The bigger the baby, the bigger the baby bump. While a first-time singleton mom might not look pregnant until she is four or five months along, by that point a mom of multiples might look full term. There are a lot of factors that go into the size of the bump, including heredity and how much weight the mom gains, but you can bet that a mom of twins or more is going to get bigger quicker than most moms with just one baby on board.
It's hard to imagine it, but just look at a picture of Kate Gosselin before she had her sextuplets. The bump can get pretty large depending on the multiples, so a mom needs to expect some stretching. But just look at Danielle Busby, the mom from "Outdaughtered," to see that it is possible to get back in shape after the birth.
18 Sicker Than Expected
Lots of moms go through morning sickness. But moms of multiples might feel like the entire world is spinning when they are pregnant. The first trimester can be terrible — and it can start within a week of conception instead of the usual six or eight week mark when most moms of singletons will experience morning sickness.
We've already mentioned that the hormone surge can be a big problem in starting off the morning sickness, but some moms of multiples can deal with it for a long time. The mom needs to give more blood and oxygen to her babies, so she can feel dizzy pretty easily even in the second trimester. She could feel sick for much of the pregnancy, thanks to the many miracles growing inside her.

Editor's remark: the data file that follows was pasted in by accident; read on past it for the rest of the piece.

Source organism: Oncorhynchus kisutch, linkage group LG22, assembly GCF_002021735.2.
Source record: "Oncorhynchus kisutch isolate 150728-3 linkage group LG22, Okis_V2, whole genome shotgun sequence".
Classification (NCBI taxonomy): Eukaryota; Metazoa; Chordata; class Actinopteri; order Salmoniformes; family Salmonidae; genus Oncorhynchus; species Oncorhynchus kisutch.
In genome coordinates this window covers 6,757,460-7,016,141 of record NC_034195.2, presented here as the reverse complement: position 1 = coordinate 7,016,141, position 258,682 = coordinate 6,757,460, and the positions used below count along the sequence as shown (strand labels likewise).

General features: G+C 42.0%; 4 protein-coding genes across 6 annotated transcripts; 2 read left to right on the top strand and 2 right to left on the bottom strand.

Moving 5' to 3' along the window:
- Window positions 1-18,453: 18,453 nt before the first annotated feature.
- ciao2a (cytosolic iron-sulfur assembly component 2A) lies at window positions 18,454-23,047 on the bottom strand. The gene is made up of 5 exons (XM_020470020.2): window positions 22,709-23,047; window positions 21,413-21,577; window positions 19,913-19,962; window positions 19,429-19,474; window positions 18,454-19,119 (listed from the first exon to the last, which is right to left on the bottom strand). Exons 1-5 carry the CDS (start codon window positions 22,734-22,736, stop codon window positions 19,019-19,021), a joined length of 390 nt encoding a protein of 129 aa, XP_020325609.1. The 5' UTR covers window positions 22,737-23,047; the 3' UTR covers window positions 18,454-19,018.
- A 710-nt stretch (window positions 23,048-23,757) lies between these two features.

17 Due Date Difference
As soon as a woman gets a positive on her pregnancy test, she runs to a computer to do a due date calculator. While the doctor might give her a slightly altered date when she goes to her first doctor's appointment, it's fun to figure out when the expect the baby's birth. Most moms don't actually give birth on that date, but most of the time it happens a week or so on either side — unless you are a mom of multiples.